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Obesity, poor diet, lack of Physical activity, consumption of Alcohol were responsible for about 10 percent of all cancer death other factors that caused cancer include certain infection, exposure to ionizing radiation, and environmental pollutants.

In the developing world, including Tanzania, almost 20 percent of all cancer cases were due to infections such as hepatitis B, hepatitis C, and human papillomavirus (HPV). The recent rise in the occurrence of cancers in Tanzania called for urgent action.

Prof Mwaikambo suggested that modifiable and non-modifiable factors were among the main risk factors that needed to be targeted for effective prevention and control.

“Many cancers can be prevented by not smoking, by maintaining a healthy diet and weight, by not drinking too much alcohol, eating healthy foods, including vegetables, fruits, and whole grains.”

“Others are a vaccination against certain infectious diseases, not eating too much red meat, and not avoiding too much exposure to sunlight (albinos). Early detection through screening for cervical, colon and rectal cancers could be highly useful.”

However, Professor Mwaikambo retaliated that despite that knowledge, studies in Tanzania have indicated that screening for cervical cancer to be grossly inadequate at all levels of healthcare delivery.

Treatment facilities for pre-cancerous lesions in many districts, regional and referral hospitals were inadequate or non-existent despite some being simple, cheap and effective.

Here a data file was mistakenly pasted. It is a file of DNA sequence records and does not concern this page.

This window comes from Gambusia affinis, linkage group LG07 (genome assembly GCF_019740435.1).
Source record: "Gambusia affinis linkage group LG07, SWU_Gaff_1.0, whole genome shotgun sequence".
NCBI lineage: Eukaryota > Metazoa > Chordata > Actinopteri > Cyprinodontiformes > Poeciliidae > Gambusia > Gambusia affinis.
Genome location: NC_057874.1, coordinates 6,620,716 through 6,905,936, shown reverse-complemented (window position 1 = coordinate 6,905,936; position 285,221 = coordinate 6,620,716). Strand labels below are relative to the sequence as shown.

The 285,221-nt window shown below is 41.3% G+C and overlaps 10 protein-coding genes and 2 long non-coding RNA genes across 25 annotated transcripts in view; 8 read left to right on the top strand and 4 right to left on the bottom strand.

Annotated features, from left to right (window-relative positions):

Population awareness on the importance of early screening was still low. There were social and cultural barriers discouraging patients to seek early treatment. Tanzania has no clear policy or guideline or cervical cancer screening and management.

The country has no clear policy or guidelines on cervical cancer screening and management. These drawbacks should be rectified for an effective preventive/control strategy.

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“Every year on February 4, we recognize World cancer day to highlight the on-going fight against cancer. The day aims at reducing the number of preventable deaths each year by raising cancer awareness among the general public and pressing the government to take further action to strengthen cancer prevention, control, and treatment.”

Cancer was one of the leading causes of death in Sub-Saharan Africa, with cervical cancer, which was almost entirely preventable, ranked as the leading cause of cancer and cancer death for African women. East Africa has the highest cervical cancer incidences and mortality rates in the world.

Incidences of cervical cancer in the region was 42.7 per 100,000 women and mortality rates in East African countries range as high as 54 deaths per 100,000 women in Tanzania and 76 per 100,000 in Malawi.

There she managed a cervical cancer initiative that focused on raising community awareness increasing campaigns. The campaigns reached more than ten thousand women across three regions in Tanzania women observes; “Screening is not part of the routine and has not been integrated into primary care.

While Tanzania has made great strides in recent years by training health professionals in the simple techniques to screen and treat cervical pre-cancer and provide screening through mass campaigns, most women at risk have not yet been tested.

And as the country looks to increase access to screening services, they can encounter other challenges. As Dr. Damian states; “then there is the issue of training providers, the capacity of the facilities to conduct services”.